Paul Scott at RISD Museum

September 26th, 2021

If you noticed a break in my weekly postings, it is because I have been busy working on a Disney movie in Providence, Rhode Island. The project has been fun so far, allowing me to shop for antiques – as well as other less exciting things – throughout New England. And yes, I have found a few antiques with inventive repairs, which I will post in the near future.

Today I finally made it to RISD Museum to see the work of Paul Scott. Those of you who have been following my posts over the years know that Paul is a ceramic artist from Cumbria, UK. He is known for incorporating kintsugi and other forms of repair into his work, and has exhibited his unique ceramics worldwide. His current exhibit, Raid the Icebox Now/New American Scenery, juxtaposes antique blue and white transfer ware pottery from the museum’s collection alongside Paul’s stunning new work. It is on view now through December 30, 2021 so please stop by if you can.

Mocha ware bowl with staples, c.1780

September 11th, 2021

I bought this gorgeous mocha ware pottery punch bowl with marble and combed slip decoration & checkerboard rim a few years ago from Christine Hanauer, a collector/dealer in Connecticut. The striking colors and bold decoration have made this bowl a favorite of mine. It was made in England in the late 1700s and measures 7.25 inches in diameter and 3 inches high.

Although the repair is hard to detect, there are 5 metal staples stabilizing cracks along one side of the bowl. I am a big fan of mocha ware and am thrilled to have this wonderful example in my collection.

P.S. Christine made a batch of mocha ware cookies, seen in the last photo, for the attendees of Don Carpentier’s Dish Camp in 2012. So well done and almost too good to eat!

Glass beehive oil lamp with metal witch’s hat base, c.1850

August 15th, 2021

This beehive form glass oil lamp measures 6.25 inches high and was most likely made in the USA in the middle 1800s. It maintains its original brass oil burner fitting but lost its original glass base many years ago. As oil lamps were in daily use, it’s not unusual that many were broken and ultimately repaired in inventive ways. I have dozens of glass oil lamps in my collection with variations on metal and wood replacement bases.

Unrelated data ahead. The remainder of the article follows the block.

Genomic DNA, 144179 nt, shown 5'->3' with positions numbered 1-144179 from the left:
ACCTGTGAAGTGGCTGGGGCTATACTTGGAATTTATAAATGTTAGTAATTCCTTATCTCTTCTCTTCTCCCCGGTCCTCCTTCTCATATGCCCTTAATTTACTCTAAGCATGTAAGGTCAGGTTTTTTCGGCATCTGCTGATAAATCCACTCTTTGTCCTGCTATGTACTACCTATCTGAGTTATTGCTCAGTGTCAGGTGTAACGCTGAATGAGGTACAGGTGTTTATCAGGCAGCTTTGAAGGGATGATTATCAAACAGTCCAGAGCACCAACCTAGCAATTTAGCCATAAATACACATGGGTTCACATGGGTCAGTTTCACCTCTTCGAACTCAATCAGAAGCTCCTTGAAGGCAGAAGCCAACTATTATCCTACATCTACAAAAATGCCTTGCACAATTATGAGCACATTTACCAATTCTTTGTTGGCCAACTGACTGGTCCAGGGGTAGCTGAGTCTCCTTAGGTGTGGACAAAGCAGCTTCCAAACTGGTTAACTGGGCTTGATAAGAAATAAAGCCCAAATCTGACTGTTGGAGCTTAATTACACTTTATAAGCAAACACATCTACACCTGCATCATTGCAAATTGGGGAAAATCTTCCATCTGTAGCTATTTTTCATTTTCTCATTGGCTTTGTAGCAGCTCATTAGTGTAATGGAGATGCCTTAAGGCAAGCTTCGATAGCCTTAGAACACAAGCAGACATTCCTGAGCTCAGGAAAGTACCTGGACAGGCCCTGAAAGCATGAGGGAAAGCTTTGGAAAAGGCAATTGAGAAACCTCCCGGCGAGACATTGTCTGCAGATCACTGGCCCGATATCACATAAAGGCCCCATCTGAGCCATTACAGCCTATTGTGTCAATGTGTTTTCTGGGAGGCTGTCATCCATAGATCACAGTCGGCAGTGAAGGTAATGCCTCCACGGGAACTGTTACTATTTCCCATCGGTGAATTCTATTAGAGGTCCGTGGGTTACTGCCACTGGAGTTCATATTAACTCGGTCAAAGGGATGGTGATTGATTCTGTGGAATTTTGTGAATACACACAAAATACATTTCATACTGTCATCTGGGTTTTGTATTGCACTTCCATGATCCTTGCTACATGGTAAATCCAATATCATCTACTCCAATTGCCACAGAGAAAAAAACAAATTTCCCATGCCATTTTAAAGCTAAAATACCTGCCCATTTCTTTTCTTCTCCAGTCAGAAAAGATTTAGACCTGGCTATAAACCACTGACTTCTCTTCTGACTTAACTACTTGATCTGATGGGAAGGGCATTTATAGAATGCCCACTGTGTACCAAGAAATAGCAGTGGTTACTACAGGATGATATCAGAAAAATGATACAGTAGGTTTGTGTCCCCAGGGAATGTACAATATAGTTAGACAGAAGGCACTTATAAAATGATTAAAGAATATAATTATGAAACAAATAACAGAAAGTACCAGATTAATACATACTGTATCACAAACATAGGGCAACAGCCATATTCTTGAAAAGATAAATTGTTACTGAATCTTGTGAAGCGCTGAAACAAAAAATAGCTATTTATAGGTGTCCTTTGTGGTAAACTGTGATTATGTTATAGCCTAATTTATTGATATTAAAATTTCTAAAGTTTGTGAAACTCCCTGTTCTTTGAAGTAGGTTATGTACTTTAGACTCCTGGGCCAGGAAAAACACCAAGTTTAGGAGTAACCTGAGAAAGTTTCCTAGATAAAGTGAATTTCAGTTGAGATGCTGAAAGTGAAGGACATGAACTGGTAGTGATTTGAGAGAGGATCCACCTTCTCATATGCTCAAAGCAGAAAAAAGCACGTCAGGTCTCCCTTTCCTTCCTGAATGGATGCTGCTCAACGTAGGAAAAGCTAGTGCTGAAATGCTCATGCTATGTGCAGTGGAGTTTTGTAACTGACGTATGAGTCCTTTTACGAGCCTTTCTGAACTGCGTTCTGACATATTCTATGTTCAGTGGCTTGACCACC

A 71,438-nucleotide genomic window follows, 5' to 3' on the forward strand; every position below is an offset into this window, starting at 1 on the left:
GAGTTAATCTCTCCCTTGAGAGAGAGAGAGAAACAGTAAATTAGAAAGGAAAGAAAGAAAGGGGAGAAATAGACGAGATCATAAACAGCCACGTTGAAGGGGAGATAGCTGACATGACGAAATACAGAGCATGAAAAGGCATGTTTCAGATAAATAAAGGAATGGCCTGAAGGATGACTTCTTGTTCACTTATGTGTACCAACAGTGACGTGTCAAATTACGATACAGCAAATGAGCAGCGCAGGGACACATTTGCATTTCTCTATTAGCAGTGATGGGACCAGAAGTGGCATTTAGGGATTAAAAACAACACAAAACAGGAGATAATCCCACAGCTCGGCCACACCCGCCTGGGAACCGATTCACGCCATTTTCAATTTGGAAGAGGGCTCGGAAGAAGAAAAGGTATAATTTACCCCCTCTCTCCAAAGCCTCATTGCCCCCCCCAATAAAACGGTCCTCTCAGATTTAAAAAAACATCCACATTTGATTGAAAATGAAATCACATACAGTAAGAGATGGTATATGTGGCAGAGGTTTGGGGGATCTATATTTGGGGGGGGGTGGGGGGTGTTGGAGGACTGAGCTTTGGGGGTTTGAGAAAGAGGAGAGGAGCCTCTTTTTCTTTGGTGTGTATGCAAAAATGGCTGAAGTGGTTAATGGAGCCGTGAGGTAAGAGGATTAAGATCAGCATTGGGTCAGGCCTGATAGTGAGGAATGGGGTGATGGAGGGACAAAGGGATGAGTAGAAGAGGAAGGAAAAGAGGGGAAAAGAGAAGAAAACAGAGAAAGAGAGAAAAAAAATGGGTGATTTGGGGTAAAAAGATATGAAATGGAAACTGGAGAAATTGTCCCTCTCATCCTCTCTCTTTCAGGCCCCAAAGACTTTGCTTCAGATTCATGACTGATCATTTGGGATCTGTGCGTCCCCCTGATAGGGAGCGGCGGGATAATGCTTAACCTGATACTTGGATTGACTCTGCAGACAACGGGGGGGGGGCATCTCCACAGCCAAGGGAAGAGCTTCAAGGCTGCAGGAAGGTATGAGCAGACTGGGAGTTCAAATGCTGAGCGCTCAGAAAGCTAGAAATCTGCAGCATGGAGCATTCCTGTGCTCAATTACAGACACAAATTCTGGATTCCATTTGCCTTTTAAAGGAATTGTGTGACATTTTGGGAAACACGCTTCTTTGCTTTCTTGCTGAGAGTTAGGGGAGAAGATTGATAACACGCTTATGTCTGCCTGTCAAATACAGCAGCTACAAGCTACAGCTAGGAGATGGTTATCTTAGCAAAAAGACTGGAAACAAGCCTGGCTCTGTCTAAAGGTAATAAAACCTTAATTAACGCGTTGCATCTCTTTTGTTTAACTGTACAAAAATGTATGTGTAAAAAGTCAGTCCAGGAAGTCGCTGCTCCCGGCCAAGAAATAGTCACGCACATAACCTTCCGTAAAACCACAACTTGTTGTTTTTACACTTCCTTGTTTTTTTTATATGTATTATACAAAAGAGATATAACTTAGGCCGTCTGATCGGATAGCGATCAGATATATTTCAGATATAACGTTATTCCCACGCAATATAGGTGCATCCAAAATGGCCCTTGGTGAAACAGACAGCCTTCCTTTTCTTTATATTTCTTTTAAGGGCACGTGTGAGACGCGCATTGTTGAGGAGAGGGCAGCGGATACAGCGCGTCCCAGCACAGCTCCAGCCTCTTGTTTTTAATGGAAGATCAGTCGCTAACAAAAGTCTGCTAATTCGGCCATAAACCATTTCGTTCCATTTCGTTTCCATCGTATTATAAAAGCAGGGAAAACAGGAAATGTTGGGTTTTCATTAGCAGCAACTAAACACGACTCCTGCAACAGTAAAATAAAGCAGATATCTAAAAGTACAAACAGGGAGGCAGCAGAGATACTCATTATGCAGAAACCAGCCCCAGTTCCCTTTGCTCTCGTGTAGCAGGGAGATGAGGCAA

When the lamp base became detached well over 100 years ago, a skilled tinsmith made this metal replacement base which resembles a witch’s hat. Please enter “oil lamp” in my search window to see many more examples of oil lamp repairs.

This lamp with similar form shows what the simple glass base on my lamp may have looked like.

Photo courtesy of Collect Lamps

Silver lustre cream jug with metal handle, c.1840

August 7th, 2021

This silver lustre pottery cream jug with molded ribbing was made in England, c.1840. It measures 3.5 inches high, 6.5 inches wide.

Well over 100 years ago after the jug took a tumble, a metal replacement handle with crimped edges and an upper horizontal support strap was added by a tinsmith. Tin repairs such as this are perhaps the most common type of make-do repair and I have dozens of similar examples in my collection.

This silver lustre cream jug with similar form shows what the original handle on my jug may have looked like.

Photo courtesy of Catawiki

Teapot signed “Coombs China Burner”, c.1780

July 25th, 2021

This Chinese export porcelain drum-form teapot was made during the Qianlong Dynasty (1736-1795) and has a divided entwined handle with molded leaves and flowers at terminals, along with a molded berry with leaves shaped finial on the lid. It was decorated for the European market in the Famille Rose palette with floral sprays and blue ribbons, and measures 5.25 inches high, 10.25 inches wide from handle to spout.

At first glance this sturdy teapot looks a bit out of place on these pages of ceramics and glassware, mostly riddled with obvious repairs. But in fact, the spout was repaired in the late 1700s in a most inventive way by a china burner in Bristol, UK. Painted in red on underside is “Coombs, China Burner, Queens Street, Bristol”. Coombs fused the broken spout to the teapot by refiring the pot with glass silica. His calling card (last image) boasts “Burns all sorts of foreign china, such as dishes, plates, bowls…teapots, boats, coffee pots, mugs, etc. Likewise, rivets and rims, china bowls and glasses in the neatest manner.” What’s thrilling about Coombs’ work is that his pieces are signed, unlike most other repaired items which remain anonymous. I have a few more signed pieces repaired by Coombs, which I will post in the future.